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The Challenges Facing Self-Funded Employers

>> Read on to have all your carving-out questions answered.

Employers have long been promised that the ongoing vertical integration in the pharmacy benefits industry would lead to a more consistent, efficient healthcare model that would result in lower costs for their benefits plans. The reality of it has been different: Employers in those bundled pharmacy arrangements are finding themselves leaving money on the table.

As drug costs and utilization of high-cost specialty medications continue to rise, employers are quietly losing the little leverage they had. Carriers are trying to impose out-of-reach thresholds and excessive penalties for employer groups who want to carve out the pharmacy benefit. And without the negotiating leverage of large companies, small and mid-size companies continue to face a financial, service, and clinical disadvantage. 

But instead of settling for what their carrier delivers, employers have another option.

Self-funded employers in bundled arrangements can take steps to make sure their pharmacy benefits program is serving the best interest of their plan and their members – not the pharmacy benefit manager (PBM) or health insurance carriers. By carving out their pharmacy benefits, employers can flip the script and make benefit plan changes on their own terms.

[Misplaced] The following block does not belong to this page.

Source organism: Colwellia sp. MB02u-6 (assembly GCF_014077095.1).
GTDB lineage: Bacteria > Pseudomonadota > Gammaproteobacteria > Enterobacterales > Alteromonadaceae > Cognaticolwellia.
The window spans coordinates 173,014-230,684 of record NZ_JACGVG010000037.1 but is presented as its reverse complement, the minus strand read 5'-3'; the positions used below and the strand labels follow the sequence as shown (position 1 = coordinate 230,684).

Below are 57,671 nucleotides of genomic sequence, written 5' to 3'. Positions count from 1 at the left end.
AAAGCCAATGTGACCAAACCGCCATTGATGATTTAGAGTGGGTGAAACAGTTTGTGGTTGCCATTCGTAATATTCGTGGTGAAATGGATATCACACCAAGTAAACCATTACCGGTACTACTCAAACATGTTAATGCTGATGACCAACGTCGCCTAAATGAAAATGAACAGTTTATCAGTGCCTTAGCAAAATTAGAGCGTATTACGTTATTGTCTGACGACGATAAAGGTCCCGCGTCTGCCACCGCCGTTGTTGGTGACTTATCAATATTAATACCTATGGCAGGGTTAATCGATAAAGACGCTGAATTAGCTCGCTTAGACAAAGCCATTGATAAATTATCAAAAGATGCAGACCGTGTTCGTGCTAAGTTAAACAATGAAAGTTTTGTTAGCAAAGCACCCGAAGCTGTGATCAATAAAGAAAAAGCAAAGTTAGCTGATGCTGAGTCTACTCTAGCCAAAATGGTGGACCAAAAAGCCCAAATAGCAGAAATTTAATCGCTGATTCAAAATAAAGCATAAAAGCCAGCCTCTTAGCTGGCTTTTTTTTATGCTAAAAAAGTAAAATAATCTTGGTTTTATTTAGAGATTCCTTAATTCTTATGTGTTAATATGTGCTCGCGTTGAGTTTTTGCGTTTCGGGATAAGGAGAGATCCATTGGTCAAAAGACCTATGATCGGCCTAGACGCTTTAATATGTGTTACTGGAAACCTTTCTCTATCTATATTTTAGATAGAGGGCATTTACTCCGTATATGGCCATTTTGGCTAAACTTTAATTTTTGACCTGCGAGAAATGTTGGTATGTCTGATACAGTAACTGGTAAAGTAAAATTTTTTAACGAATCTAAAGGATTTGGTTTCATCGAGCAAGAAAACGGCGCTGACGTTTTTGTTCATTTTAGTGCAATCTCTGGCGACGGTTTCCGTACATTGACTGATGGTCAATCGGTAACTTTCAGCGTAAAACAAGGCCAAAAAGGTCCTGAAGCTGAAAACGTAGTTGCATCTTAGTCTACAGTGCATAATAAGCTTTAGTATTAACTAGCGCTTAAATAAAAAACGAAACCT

What actually is “carving out”?

Carving out pharmacy benefits, in contrast to carving in, is a way for self-funded employers to gain more control over those benefits.

In a carved-in arrangement, the pharmacy benefit is bundled in with the medical benefit, which is usually run by a large health plan or a third-party administrator (TPA). In bundled arrangements, the employer has little visibility into the performance of their pharmacy benefit. They typically don’t have access to client-specific rates or rebates, or auditing rights. This means they don’t have oversight over their plan – and there’s no way to hold the plan accountable for the performance of their pharmacy benefit.

In a carved-out arrangement, the pharmacy benefit is peeled away from the medical benefit and managed outside of the health plan’s influence. Employers gain more visibility into their pharmacy contract. They have auditing rights, and typically discounts and rebates are guaranteed at the client level. Carving out also gives them access to critical data that provides necessary insight into how their plan is being run and how it can be tailored to meet their cost and member priorities.

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